Furthermore, as the local church is driven by the spirit of the age rather than the Spirit of God through holy Scripture--the more likely the local church will trade in their prayer for civil leaders for the slander of partisan politics. The church has been called to pray for our leaders (1 Timothy 2:1-2) rather than slandering them under the banner of the gospel. Far too many "Social Justice Warriors" find it cool to slander leaders rather than lead their congregations to pray for them.

We must reject the idea that political involvement and social justice engagement is the mission of the church of Jesus Christ. While we can work through proper channels and use voting privileges lawfully, the mission of Christ has never changed or shifted from the day Christ founded it. Alistair Begg has stated the following in a sermon:

We are not in the world today to reform the world. Our mandate in the world is not political, it's not social, and it's not economic. The fact that many of us have lived through a period of time in the United States where by the social, political, and economic concerns have increasingly encroached upon the minds of those who should know better and have begun to take on virtually a life of their own whereby we have begun to be seduced by the idea that these really are the issues. That if we could fix this, and fix this, and fix this--then we would be fine. But we were never invited to fix this and this and this. The calling of the church is to proclaim the gospel. And whenever that which is central, namely the gospel, becomes peripheral--then that which is peripheral inevitably becomes central.

However, that is precisely the opposite of the social justice agenda of our present culture. Eric Mason, in his book, Woke Church, makes the following bold assertion:

To apply this we must be awakened to the reality of implicit and explicit racism and injustice in our society. Until then, our prophetic voice on these matters will be anemic and silent. Being woke is to be aware. Being woke is to acknowledge the truth. Being woke is to be accountable. Being woke is to be active. This is the call of God on the church and on every believer.2

To make the claim that the mission of the church is to be "woke" is to be guilty of false advertising at best and egregious mission drift at worst. Furthermore, Jesus doesn't need to ride the wave of pragmatic cultural trends in order to complete his mission through the Church. I would further argue that Jesus was not "woke" in his earthly ministry and doesn't need that label for his Church today.

The term "woke" has been defined by Eric Mason in a sermon at Dallas Theological Seminary as an "urban colloquialism used by black nationalists and those who are in the black consciousness movement." The term did not emerge from gospel of Jesus Christ and the Scriptures. It's safe to say that it doesn't have the best past. Therefore, it's unwise to hitch the Church of Jesus to such a culturally perverse term. Such a move on the part of Mason leads to confusion rather than clarity. It may lead to book sales, but it doesn't help in clarifying the mission of the local church.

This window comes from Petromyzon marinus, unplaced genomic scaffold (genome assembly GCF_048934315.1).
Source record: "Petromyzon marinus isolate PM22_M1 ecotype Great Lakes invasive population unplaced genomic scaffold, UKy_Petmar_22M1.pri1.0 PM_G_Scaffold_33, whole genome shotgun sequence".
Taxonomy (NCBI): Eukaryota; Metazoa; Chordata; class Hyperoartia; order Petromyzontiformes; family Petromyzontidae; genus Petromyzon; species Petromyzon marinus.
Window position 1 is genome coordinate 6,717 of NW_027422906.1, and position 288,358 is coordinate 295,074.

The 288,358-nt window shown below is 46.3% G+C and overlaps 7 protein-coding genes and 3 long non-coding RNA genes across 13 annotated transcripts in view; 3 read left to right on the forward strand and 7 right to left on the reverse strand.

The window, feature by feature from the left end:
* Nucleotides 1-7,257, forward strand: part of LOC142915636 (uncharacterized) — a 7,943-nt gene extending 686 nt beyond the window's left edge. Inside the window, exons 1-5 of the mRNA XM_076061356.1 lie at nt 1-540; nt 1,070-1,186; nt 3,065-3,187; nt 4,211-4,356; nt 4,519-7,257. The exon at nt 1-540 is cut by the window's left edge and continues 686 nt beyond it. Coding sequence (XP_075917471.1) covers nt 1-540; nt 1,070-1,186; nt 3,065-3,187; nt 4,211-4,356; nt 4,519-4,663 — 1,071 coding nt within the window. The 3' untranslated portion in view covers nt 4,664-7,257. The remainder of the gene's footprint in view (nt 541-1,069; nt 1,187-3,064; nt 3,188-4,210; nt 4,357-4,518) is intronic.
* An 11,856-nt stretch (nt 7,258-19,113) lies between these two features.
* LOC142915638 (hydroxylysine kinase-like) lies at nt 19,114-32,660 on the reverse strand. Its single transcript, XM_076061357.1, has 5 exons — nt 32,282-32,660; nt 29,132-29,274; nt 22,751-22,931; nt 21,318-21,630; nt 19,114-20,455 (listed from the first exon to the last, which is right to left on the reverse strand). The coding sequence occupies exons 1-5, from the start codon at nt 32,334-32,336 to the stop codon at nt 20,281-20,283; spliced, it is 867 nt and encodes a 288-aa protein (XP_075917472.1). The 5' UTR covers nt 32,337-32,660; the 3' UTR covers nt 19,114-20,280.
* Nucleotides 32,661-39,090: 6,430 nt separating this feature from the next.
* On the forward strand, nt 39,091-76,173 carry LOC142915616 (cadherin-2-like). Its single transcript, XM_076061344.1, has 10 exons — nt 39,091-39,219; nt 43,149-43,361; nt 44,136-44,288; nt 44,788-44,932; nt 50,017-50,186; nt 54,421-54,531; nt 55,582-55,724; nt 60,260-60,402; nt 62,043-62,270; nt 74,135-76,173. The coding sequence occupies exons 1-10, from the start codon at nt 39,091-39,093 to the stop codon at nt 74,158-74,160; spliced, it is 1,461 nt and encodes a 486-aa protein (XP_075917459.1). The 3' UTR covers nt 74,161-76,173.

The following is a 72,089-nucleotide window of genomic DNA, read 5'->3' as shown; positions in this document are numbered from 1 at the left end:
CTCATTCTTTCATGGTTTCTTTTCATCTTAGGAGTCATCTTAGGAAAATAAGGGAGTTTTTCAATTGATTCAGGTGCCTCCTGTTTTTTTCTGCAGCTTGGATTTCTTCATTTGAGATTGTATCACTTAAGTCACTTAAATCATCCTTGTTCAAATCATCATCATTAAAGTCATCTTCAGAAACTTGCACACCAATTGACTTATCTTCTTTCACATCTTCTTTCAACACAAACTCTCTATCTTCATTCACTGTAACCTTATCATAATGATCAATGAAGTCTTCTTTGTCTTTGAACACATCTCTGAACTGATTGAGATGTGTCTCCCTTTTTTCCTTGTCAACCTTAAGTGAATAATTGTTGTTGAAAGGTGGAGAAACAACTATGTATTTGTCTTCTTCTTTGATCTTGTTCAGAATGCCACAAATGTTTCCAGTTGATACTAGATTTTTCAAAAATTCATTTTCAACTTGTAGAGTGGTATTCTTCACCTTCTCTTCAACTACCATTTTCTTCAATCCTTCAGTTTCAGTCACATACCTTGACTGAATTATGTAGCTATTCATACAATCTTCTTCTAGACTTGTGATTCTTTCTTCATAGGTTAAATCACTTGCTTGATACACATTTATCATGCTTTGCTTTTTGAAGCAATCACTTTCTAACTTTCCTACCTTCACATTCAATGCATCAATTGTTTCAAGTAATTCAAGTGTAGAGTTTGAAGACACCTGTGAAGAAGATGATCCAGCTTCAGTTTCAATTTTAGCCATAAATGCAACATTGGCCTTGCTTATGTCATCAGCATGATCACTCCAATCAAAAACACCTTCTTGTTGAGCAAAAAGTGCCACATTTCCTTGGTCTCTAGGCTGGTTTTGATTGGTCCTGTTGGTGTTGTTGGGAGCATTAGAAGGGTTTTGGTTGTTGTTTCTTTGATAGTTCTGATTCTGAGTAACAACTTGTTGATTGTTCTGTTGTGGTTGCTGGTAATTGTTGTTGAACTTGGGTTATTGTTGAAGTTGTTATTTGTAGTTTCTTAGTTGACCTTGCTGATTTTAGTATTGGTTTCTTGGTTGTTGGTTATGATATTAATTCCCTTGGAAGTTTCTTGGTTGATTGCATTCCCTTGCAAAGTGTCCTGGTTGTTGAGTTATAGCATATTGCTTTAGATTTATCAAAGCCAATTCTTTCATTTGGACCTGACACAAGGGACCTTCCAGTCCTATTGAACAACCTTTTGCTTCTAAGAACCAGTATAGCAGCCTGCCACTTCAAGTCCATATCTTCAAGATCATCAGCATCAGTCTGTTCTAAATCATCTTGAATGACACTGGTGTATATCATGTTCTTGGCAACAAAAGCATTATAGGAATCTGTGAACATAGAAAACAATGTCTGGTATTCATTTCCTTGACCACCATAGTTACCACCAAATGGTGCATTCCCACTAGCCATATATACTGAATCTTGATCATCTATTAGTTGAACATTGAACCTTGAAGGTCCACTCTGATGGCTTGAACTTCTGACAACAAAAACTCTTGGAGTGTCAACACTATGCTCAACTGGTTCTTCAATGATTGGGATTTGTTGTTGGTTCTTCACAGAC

To make the bold assertion that it's the mission of the church is to lead the people of God off track. Any step toward the "woke" movement is to follow the footsteps of culture rather than Christ. This is true not only in terms of the witch hunt for systemic racism, but it's likewise true regarding any movement that distracts God's people from their mission which will always be centered on the good news of salvation through Christ Jesus our Lord.

The real question that needs to be answered is--how does the "woke" church movement and the hyper emphasis upon social justice differ from cultural Marxism? I've yet to hear a good clear differentiation between the two.

What you believe about the church matters. How the local church engages in the mission of Christ matters. When we follow the plan of Jesus - it will lead to more just and equitable societies throughout the world. Only the gospel can cause people to bow in submission to King Jesus and as a result, those same people will submit to the laws of society. Those same people will labor in the gospel ministry in a local community through their local church resulting in lasting change that brings glory to God.

1. Charles Hodge, A Commentary on the Epistle to the Ephesians (Accordance electronic ed. New York: Robert Carter and Brothers, 1856), 174.

2. Eric Mason, Woke Church: An Urgent Call for Christians in America to Confront Racism and Injustice, (Chicago: Moody, 2018), 32.

The Need for a Ministerial Break Down

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"We keep our preaching basic because we have so many new believers. If we give them too much doctrine, they won't be able to understand it." I can't remember how many times I've heard church planters and pastors say such things. Sadly, as their ministries begin to grow numerically, mature believers in the congregation are left to languish in spiritual malnourishment and discouragement. On the other hand, there are those churches (though significantly fewer in number) in which ministers seem to wear their academic interests on their sleeve in the pulpit. They burden the congregation with highly nuanced theological subjects or phraseology in the name of faithfulness. Whether it is compromising ministers diluting God's word to the spiritual malnourishment of the congregation or ivory tower pastors caring little about bringing along new believers, one of the great needs of our day is for preachers to learn how to break down, rather than water down, the truth of God's word.